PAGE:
As an aside: The other funny thing I noticed is that people that do Cisco switches don’t type in all the words. They do things like
sh run or sh int brie
Since I have big Linux roots, I do a lot of tabbing. So maybe I add one extra keystroke, but this works for me.
Draw it out. In Brian’s blog he shows how he spent the first hour drawing it out. I didn’t do quite that much the second time when I passed, but I did read through each section before I started working on that section. This helped me when I had to remember which interfaces were connected to where. You get as much scratch paper as you want. I used more than the average.
After I failed the first test, I scheduled the second lab attempt as soon as I could. The problem was: The next available time was in September!! Wow. So I checked every day, several times a day for an opening. After 3 days of this, I got July 9th. So my lesson of not getting off the train helped out. I thought: Let’s keep going.
My friends had recommended INE labs and those things are *really* good. I read through some of my friends labs, but didn’t use any of them. Instead, a colleague of mine was building a lab out of spare parts and I joined forces and we built it together. I like this approach a lot because I like touching hardware. I like knowing how to set it up from scratch. I’ve always done this. We got a study group together of people that were going to take the lab exam and we hammered through all kinds of scenarios, really making sure we knew how to do it. I’ll never forget watching the USA play in the world cup trying to get all our components working.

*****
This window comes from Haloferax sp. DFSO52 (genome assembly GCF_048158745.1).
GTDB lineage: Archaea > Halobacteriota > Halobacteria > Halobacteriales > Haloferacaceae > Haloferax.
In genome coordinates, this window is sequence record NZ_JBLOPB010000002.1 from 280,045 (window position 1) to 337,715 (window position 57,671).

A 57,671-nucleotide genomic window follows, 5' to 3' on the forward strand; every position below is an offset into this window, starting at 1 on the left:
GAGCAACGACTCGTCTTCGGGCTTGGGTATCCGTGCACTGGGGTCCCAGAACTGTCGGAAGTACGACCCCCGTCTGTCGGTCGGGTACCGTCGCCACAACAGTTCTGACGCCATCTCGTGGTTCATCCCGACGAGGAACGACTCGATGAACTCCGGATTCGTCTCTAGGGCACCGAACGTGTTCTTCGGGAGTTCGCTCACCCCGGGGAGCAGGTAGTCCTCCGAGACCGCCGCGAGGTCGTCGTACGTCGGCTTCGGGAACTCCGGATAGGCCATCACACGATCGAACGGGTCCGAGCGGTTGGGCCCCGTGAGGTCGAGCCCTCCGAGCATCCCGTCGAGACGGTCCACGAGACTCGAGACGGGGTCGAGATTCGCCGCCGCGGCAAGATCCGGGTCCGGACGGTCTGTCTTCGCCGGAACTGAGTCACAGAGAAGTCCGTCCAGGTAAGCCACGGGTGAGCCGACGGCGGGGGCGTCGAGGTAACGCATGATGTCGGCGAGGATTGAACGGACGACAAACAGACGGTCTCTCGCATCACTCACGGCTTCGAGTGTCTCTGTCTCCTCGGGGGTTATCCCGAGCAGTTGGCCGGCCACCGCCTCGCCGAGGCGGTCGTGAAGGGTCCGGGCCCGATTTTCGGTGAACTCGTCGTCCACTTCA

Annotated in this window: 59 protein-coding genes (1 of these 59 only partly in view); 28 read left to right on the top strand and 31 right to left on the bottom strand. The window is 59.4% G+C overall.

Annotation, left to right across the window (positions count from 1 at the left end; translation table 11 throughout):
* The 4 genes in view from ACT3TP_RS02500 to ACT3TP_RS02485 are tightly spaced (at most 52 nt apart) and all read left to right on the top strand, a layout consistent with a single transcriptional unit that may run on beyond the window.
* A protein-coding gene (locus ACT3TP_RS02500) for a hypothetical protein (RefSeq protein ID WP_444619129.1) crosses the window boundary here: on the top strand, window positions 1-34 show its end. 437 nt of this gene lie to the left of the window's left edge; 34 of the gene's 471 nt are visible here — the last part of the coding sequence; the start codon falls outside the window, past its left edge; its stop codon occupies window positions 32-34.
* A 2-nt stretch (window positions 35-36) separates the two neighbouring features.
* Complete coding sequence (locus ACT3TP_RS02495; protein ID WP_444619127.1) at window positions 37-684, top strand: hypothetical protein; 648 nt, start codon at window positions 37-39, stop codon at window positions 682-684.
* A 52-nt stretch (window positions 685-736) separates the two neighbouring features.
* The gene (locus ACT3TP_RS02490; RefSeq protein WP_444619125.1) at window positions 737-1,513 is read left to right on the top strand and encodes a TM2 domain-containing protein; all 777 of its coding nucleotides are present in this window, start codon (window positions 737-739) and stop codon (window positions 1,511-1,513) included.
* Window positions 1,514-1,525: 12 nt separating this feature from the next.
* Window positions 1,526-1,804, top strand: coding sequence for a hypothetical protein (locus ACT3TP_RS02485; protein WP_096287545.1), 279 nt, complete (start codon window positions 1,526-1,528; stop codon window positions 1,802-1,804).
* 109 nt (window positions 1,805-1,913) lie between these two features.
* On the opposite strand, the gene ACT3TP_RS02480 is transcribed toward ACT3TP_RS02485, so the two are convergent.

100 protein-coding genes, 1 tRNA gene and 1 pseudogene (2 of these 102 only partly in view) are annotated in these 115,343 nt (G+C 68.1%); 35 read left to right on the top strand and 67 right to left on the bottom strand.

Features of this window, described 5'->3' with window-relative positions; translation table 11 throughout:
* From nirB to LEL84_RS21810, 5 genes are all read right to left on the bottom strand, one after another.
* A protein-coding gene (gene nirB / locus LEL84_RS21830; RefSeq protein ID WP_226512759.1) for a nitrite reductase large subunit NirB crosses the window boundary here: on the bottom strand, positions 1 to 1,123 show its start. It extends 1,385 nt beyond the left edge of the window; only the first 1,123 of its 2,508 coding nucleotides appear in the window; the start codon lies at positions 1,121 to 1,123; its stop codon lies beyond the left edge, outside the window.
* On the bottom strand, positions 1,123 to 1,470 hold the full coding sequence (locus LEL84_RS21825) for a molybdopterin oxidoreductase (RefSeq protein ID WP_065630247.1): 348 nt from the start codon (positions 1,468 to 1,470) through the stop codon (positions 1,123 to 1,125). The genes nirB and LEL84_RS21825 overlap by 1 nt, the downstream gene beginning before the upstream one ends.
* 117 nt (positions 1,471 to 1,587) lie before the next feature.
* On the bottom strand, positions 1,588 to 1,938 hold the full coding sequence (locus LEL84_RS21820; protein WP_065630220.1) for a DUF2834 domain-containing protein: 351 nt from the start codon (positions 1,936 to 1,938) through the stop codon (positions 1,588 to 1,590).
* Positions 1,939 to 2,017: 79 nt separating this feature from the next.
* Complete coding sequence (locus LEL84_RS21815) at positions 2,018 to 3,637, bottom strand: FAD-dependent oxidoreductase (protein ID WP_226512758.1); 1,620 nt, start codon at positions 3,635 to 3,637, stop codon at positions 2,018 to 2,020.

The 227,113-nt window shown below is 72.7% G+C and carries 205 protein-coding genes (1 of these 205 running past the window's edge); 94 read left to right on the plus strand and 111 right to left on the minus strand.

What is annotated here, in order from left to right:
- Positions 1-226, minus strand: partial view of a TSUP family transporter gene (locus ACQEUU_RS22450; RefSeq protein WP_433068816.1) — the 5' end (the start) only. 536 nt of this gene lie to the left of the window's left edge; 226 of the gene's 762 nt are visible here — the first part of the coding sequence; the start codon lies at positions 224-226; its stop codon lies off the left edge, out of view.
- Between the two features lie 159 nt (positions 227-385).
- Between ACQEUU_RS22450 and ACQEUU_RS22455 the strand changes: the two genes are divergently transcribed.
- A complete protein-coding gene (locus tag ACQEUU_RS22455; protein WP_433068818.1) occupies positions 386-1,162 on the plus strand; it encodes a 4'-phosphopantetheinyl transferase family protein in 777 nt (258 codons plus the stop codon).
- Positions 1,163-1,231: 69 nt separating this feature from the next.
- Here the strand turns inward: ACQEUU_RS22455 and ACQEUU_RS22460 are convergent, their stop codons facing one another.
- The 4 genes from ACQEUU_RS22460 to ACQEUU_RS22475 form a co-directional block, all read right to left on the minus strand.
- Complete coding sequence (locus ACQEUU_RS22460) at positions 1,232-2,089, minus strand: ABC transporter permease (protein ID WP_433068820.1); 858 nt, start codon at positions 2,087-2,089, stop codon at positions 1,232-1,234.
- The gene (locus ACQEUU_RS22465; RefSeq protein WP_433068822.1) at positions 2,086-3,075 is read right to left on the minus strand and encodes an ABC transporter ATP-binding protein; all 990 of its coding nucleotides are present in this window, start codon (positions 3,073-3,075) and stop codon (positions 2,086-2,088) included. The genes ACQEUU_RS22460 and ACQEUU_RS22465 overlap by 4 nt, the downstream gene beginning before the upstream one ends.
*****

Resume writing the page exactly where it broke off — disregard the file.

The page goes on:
I tore the lab up several times and the week before the test, I really went to town. (UCS, N1kv, MDS, N7k, N5k on the 4th of July is super patriotic, so that’s how I celebrated!) I was continuing to go through it all the way up until 11PM the night before the test. By that point, I had had enough. I felt super ready. I slept all the way until 6AM, extremely thankful I didn’t wake up at 3AM again. I was still really nervous. I got to building C early.
This time I had experience and I blew through all the questions keeping track of points feeling like I got nearly everything. By lunch time I felt really good. By 2PM I was sure I was passing… if only I could get this one thing working… I got it working by 3PM by being calm and retracing my steps. I spent the remaining time going through the questions and making sure I had answered them right, tweaking things here and there and finding some things I had forgot. I counted the points and even though there were some things I never got working, I felt pretty sure I had enough to make it happen.
I left San Jose and went to the airport. I called my wife and told her I felt good, but still wasn’t sure. What if I missed something? What if I didn’t save something? (But I remember saving at least 3 times on every item before I left, so I was pretty sure about that) Before I boarded the plan an email came. I opened it up. Put my hands in the air and jumped for joy. The people in the airport probably thought I had just won the lottery. But this wasn’t luck my friends, this was being prepared. I had passed. I texted my manager a few good friends and thanked them for their support. It was a good day.